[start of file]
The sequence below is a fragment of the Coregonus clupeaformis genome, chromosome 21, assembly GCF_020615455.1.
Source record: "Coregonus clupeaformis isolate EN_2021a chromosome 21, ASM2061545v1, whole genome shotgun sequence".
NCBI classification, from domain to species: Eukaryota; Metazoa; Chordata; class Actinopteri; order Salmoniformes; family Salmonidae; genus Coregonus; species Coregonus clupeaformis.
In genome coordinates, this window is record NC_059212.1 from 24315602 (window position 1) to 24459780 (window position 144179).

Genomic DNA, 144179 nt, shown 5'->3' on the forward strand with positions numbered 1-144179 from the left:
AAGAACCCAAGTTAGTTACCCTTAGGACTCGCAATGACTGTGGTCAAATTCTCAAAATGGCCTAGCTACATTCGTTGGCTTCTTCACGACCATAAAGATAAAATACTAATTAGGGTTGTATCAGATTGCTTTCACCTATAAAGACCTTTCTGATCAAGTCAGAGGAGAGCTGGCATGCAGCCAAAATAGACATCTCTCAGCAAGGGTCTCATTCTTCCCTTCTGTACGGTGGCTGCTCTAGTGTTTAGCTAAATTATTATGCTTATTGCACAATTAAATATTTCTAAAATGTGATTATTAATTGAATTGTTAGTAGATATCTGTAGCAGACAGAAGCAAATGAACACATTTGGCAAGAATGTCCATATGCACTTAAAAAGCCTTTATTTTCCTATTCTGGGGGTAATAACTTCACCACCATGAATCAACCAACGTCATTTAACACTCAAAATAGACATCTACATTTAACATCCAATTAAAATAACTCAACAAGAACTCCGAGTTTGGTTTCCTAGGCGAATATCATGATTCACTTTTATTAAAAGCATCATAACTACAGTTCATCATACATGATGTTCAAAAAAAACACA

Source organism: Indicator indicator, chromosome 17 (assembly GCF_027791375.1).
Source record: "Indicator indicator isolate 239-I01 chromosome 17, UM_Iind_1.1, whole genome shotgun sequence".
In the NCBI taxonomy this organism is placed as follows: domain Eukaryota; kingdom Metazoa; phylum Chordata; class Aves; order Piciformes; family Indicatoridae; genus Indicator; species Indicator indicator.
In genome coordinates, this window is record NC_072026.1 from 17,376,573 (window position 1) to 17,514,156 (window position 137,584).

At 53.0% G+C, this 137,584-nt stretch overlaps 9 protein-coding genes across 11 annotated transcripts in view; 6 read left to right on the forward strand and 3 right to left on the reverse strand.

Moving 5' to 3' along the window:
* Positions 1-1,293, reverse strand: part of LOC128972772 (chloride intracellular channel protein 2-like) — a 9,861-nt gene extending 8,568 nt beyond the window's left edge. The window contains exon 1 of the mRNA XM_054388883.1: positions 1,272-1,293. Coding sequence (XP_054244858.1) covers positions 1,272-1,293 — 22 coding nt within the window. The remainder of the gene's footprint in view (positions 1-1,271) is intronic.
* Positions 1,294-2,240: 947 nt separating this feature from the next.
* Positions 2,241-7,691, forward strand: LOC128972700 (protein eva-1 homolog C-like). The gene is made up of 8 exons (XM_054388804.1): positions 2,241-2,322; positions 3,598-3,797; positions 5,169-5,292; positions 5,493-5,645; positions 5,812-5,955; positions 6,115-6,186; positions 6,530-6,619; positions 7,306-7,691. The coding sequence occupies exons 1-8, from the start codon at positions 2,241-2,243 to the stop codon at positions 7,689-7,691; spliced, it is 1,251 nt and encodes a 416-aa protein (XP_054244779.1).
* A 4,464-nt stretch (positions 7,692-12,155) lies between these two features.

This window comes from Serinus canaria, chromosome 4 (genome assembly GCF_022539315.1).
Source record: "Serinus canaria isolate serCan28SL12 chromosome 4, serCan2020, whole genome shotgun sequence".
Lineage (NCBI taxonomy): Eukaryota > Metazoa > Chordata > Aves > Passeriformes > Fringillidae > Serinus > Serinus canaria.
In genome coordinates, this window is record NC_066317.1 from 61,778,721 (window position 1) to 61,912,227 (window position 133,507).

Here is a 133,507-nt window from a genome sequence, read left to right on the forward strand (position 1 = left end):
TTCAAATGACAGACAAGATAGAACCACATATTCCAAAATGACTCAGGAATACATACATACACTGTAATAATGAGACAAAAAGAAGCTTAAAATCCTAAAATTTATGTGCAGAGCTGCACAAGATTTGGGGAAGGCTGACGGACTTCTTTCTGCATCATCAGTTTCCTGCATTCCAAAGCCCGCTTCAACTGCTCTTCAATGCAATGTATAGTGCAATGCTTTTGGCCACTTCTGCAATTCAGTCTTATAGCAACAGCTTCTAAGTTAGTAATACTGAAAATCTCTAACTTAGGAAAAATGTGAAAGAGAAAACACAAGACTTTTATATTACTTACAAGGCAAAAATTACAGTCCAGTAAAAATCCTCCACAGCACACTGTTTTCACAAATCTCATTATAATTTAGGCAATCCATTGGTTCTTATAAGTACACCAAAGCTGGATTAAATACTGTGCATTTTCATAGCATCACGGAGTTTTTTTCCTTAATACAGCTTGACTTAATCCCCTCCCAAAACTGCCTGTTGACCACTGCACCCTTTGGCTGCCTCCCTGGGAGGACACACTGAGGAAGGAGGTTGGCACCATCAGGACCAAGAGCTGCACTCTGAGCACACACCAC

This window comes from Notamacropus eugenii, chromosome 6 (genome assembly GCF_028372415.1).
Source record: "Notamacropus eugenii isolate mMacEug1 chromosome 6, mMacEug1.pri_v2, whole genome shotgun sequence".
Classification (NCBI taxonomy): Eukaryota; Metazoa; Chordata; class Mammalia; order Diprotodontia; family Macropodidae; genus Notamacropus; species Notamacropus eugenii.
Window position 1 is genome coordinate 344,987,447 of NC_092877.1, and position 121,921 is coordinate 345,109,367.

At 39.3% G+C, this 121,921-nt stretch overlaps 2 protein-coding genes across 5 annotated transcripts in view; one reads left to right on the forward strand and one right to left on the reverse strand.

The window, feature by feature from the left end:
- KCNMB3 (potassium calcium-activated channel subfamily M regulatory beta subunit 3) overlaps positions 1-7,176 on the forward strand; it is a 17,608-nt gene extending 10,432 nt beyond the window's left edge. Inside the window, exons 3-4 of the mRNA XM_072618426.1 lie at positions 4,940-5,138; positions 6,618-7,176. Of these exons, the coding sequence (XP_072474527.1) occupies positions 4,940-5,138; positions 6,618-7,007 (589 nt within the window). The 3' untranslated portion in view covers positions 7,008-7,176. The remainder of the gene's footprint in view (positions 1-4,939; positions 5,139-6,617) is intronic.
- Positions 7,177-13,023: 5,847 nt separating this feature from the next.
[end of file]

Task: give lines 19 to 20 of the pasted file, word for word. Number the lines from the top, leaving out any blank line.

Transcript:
Lineage (NCBI taxonomy): Eukaryota > Metazoa > Chordata > Aves > Passeriformes > Fringillidae > Serinus > Serinus canaria.
In genome coordinates, this window is record NC_066317.1 from 61,778,721 (window position 1) to 61,912,227 (window position 133,507).